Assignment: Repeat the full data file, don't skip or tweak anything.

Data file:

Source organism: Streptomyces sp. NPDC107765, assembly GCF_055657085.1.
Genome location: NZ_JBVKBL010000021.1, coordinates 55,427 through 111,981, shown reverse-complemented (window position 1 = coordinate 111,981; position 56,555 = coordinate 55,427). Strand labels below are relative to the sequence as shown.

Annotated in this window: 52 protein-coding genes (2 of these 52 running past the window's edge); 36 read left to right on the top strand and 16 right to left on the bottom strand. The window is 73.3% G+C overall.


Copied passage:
Source organism: Streptomyces sp. NPDC107765, assembly GCF_055657085.1.
Genome location: NZ_JBVKBL010000021.1, coordinates 55,427 through 111,981, shown reverse-complemented (window position 1 = coordinate 111,981; position 56,555 = coordinate 55,427). Strand labels below are relative to the sequence as shown.

Annotated in this window: 52 protein-coding genes (2 of these 52 running past the window's edge); 36 read left to right on the top strand and 16 right to left on the bottom strand. The window is 73.3% G+C overall.